appassionato , to bookstodon
@appassionato@mastodon.social avatar

The Girl Who Touched the Stars A True Story of Adventure, Resilience and 254 Days on Perilous Seas by Bonnie Hancock

"It took an ocean to learn it's not how fast you paddle but how deep inside you dig."

https://www.abc.net.au/news/2022-08-28/bonnie-hancock-paddle-surf-ski-around-australia-world-record/101379122

@bookstodon








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  • Linux_Is_Best , (edited ) to random
    @Linux_Is_Best@mstdn.social avatar

    Real talk...

    90% of the time, I can eat shrimp and be just fine. It is that 10% of the time, that I feel an itchy feeling or a small swelling in my throat. It passes on its own and life goes on.

    The theory is that it is not the shrimp I have an issue with, but the plankton (or something) that the shrimp in some parts of the world consume. That's why I can mostly eat it and be just fine.

    I got a set of Epi Pens (Epinephrine), just in case.

    But it has always been ever shrimp.

    1 of 4

    Linux_Is_Best OP ,
    @Linux_Is_Best@mstdn.social avatar

    In America, it is possible to get a job with great healthcare and good benefits, but still be fearful to use them.

    Is it like this elsewhere, or this mostly an American thing?

    kris_inwood , to demography
    @kris_inwood@mas.to avatar

    Historical evidence of disease, fertility decline, violence & resource loss inform a back-cast prediction of high pre-contact Indigenous population in Tasmania & subsequent fast decline, according to a new paper by Byard & Maxwell-Stewart
    https://doi.org/10.1111/aehr.12282

    @economics @demography @socialscience @sociology @politicalscience @geography @anthropology @econhist @devecon @archaeodons @epidemiology

    kris_inwood , to demography
    @kris_inwood@mas.to avatar

    Boyd Hunter reviews details & significance of Butlin’s back-casting of Indigenous population estimates for Australia, points to impact of disease & frontier violence, & confirms Indigenous outnumbered colonists until well into the 1840s. OA in Asia-Pacific Economic History Review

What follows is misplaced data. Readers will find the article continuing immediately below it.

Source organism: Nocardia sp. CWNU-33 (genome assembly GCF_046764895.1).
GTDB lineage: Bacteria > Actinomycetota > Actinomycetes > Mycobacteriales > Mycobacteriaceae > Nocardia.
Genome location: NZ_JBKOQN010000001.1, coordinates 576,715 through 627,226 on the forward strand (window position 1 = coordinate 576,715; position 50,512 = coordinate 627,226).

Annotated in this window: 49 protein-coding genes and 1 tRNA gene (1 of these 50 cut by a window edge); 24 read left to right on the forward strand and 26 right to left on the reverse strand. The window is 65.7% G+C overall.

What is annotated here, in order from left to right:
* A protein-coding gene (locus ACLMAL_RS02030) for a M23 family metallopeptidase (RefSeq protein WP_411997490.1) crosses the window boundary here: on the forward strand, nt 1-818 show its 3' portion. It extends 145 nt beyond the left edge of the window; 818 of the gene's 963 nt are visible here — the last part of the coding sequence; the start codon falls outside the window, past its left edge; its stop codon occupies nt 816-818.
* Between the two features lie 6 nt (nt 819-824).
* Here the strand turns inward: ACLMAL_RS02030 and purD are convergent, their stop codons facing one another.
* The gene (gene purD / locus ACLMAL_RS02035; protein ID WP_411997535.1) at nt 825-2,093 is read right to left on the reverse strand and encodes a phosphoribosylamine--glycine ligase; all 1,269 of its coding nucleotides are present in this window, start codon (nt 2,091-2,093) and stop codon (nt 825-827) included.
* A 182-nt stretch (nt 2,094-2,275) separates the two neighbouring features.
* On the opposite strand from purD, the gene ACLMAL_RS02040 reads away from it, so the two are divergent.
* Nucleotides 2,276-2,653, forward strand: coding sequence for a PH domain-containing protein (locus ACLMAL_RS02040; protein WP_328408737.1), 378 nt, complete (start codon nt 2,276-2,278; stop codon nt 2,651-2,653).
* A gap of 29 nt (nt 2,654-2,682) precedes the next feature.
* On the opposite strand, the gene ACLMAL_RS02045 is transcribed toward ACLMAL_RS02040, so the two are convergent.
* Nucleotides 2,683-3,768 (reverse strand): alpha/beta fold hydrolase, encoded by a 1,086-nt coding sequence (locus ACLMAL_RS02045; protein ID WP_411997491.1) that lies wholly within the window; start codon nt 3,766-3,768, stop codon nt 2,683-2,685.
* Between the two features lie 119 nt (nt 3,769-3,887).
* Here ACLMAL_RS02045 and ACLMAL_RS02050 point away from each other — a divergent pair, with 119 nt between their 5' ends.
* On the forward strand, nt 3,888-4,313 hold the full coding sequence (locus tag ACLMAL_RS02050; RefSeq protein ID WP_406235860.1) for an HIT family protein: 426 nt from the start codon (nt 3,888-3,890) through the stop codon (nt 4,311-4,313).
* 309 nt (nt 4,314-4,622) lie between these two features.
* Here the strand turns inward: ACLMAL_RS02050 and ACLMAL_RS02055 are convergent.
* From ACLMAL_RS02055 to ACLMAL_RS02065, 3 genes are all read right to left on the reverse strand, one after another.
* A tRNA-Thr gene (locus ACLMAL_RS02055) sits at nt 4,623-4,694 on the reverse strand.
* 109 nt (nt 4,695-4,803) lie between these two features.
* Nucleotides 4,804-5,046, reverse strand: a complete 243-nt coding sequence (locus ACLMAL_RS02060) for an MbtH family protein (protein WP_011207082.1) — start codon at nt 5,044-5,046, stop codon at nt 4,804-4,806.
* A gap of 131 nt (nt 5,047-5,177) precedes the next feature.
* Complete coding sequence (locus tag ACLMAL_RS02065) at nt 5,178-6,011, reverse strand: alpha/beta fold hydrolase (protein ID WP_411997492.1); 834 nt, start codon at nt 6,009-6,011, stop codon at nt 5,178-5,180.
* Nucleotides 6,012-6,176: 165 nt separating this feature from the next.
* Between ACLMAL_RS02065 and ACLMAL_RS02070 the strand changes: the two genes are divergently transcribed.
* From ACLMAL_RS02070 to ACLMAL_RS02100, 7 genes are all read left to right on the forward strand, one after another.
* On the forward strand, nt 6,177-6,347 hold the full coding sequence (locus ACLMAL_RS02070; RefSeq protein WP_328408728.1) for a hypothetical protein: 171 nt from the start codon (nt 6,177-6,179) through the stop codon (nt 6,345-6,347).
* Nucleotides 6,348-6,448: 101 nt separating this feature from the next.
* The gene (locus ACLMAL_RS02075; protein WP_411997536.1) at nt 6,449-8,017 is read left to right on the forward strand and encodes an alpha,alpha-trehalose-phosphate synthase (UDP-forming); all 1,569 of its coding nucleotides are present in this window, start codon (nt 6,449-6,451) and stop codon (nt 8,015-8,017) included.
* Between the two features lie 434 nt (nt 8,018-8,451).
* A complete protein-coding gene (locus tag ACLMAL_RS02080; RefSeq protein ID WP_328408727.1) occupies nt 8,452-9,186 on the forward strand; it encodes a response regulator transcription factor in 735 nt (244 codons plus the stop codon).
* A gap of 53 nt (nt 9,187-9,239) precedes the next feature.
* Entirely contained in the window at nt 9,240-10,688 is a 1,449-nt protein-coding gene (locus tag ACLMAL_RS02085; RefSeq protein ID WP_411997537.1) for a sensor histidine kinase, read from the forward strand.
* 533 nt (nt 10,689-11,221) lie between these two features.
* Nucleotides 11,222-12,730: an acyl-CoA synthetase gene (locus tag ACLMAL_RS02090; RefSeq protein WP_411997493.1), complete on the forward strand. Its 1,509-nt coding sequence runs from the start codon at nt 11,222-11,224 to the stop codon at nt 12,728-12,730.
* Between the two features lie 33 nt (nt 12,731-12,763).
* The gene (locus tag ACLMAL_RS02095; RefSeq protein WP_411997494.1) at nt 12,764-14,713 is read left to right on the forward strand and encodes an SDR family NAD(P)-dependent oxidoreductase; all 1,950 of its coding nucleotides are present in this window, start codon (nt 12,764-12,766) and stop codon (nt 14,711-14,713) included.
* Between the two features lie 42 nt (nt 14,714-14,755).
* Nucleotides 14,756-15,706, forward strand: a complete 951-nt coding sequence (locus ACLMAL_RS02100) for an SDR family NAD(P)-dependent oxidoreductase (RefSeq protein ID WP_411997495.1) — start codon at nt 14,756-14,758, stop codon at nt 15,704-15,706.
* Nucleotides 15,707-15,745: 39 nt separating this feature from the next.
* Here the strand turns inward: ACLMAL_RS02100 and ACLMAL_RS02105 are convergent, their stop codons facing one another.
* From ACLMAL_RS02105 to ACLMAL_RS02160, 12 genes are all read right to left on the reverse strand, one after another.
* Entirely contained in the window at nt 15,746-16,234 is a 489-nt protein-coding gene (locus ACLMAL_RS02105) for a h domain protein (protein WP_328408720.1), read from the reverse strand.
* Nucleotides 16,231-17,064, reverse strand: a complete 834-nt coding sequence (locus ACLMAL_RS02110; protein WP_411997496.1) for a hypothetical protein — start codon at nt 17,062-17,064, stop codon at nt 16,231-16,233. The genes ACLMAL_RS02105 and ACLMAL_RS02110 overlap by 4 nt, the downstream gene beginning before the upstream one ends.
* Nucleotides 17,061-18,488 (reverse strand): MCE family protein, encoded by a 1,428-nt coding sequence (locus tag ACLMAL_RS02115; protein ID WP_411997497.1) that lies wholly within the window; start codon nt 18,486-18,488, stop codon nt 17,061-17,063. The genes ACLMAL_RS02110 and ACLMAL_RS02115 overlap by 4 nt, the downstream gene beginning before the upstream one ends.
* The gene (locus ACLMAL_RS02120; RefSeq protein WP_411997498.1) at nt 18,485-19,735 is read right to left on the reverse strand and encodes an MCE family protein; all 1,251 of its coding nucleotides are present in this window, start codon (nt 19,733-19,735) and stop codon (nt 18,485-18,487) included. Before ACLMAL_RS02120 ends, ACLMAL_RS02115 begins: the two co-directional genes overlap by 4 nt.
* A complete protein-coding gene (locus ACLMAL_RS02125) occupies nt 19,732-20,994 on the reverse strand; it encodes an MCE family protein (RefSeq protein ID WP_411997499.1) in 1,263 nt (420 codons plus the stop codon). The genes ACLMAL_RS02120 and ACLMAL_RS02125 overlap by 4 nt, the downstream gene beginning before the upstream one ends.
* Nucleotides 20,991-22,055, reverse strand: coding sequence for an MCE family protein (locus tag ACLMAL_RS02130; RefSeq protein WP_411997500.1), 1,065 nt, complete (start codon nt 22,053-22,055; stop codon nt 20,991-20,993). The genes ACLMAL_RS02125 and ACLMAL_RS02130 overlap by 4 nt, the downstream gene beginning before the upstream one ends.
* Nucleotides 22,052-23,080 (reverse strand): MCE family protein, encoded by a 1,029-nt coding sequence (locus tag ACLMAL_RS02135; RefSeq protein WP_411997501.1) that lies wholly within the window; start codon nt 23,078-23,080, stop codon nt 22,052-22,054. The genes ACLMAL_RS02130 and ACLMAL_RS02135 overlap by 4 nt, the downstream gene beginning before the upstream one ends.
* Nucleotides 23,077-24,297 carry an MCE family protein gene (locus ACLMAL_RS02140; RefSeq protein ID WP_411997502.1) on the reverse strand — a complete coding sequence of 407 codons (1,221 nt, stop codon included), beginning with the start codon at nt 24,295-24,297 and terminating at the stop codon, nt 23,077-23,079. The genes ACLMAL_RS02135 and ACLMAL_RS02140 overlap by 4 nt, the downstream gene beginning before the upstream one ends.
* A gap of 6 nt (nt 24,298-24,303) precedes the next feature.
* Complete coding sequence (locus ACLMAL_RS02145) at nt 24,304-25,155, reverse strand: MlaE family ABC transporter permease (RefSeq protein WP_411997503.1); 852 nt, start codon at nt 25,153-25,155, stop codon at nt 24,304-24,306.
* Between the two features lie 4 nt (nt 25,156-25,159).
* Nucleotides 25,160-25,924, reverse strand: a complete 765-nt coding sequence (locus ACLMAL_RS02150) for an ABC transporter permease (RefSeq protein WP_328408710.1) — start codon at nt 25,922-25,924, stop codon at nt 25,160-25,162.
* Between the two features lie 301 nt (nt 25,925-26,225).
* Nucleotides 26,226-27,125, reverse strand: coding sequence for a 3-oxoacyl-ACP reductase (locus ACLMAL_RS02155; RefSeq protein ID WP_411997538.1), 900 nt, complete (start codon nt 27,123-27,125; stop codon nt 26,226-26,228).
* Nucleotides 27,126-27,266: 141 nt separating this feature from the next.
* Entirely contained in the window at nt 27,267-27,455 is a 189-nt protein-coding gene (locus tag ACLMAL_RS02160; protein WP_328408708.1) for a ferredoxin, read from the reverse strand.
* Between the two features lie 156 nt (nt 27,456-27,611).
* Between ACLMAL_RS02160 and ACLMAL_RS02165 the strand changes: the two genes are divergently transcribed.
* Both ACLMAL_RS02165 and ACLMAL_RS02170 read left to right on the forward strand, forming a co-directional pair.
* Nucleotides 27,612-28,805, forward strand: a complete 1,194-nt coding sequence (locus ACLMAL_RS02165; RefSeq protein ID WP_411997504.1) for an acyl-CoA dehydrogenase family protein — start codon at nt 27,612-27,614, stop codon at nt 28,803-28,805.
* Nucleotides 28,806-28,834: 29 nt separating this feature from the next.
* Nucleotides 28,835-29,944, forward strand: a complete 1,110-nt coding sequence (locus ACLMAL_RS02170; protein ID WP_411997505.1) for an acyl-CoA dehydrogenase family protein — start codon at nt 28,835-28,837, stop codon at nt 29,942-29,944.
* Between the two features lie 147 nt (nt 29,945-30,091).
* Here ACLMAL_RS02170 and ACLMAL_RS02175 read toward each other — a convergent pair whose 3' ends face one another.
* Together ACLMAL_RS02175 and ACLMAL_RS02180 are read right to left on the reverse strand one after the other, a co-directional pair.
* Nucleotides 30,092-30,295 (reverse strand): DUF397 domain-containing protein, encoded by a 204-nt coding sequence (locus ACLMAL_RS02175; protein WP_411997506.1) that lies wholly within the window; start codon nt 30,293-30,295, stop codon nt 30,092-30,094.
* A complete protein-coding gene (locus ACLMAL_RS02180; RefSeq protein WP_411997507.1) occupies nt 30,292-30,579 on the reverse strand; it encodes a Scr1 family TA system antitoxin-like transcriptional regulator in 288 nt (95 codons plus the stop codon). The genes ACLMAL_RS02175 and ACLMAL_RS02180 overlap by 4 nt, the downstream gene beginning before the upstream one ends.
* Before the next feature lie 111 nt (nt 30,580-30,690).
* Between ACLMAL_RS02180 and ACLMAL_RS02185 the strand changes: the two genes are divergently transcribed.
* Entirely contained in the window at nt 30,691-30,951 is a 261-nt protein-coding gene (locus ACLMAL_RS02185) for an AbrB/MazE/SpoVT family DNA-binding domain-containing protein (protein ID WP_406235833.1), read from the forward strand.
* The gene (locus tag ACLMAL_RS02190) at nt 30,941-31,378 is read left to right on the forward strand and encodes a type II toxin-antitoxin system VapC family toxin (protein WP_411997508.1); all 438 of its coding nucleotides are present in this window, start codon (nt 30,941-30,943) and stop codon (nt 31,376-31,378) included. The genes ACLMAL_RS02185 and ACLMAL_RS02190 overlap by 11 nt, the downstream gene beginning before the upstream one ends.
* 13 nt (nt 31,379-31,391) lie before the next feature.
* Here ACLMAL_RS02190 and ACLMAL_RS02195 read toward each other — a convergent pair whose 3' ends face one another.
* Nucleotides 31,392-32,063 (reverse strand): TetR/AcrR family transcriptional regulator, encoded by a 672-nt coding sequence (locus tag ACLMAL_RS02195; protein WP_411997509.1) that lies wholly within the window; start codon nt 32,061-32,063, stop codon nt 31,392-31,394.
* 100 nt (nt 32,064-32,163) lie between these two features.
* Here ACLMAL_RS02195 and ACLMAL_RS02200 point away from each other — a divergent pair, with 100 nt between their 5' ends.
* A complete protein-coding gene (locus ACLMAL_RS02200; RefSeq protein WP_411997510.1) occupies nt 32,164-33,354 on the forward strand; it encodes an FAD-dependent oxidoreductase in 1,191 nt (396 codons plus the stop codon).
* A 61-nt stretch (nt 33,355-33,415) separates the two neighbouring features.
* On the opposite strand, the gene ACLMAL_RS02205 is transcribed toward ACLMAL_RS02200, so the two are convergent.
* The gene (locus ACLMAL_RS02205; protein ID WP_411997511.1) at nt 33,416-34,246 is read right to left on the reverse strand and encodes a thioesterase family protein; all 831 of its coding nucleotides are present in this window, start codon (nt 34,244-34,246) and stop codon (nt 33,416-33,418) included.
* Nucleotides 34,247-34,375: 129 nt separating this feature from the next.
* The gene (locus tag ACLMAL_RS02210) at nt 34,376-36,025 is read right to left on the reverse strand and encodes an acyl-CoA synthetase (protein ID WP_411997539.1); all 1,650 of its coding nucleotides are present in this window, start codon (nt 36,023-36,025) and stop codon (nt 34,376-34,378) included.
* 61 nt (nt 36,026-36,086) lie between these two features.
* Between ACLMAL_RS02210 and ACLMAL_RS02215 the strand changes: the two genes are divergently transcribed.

https://doi.org/10.1111/aehr.12279
    @economics @demography @socialscience @sociology @politicalscience @geography @anthropology @econhist @devecon @epidemiology @archaeodons

    kris_inwood , to demography
    @kris_inwood@mas.to avatar

    Mark Finnane & Jonathan Richards revisit violence against Indigenous people on the Queensland frontier, question recent high mortality estimates & encourage more detailed local studies of colonisation's impact on First Peoples. Open access in @APEHR
    https://doi.org/10.1111/aehr.12278
    @economics @demography @socialscience @sociology @politicalscience @geography @anthropology @econhist @devecon @archaeodons

    MikeDunnAuthor , to bookstadon
    @MikeDunnAuthor@kolektiva.social avatar

    Today in Labor History January 31, 1912: A General Strike began in Brisbane, Australia. It lasted until March 6. The strike was a response to the suspension of tramway workers for wearing union badges. Within a few days, the strike committee became the de facto government of Brisbane. No work could be done in the city without the committee’s permission. They created their own independent police force and provided ambulance service for the city. They issued strike coupons, redeemable at stores that were in solidarity with the strikers. People wore red ribbons to show their support and even put them on their dogs and dray horses. On the second day of the strike, 25,000 people marched, with another 50,000 supporters watching. On Black Friday, February 2, the cops attacked a women’s march with batons. Emma Miller, a trade unionist and suffragist who was in her 70s and weighed less than 80 pounds, pulled out a hat pin and stabbed the rump of the police commissioner’s horse. The horse reared and threw the commissioner. As a result of his injury, he limped for the rest of his life. The courts ultimately ruled in favor of the unionists, and their right to wear union badges while on the job. Errol O’Neill wrote a play about the strike, “Faces in the Street.”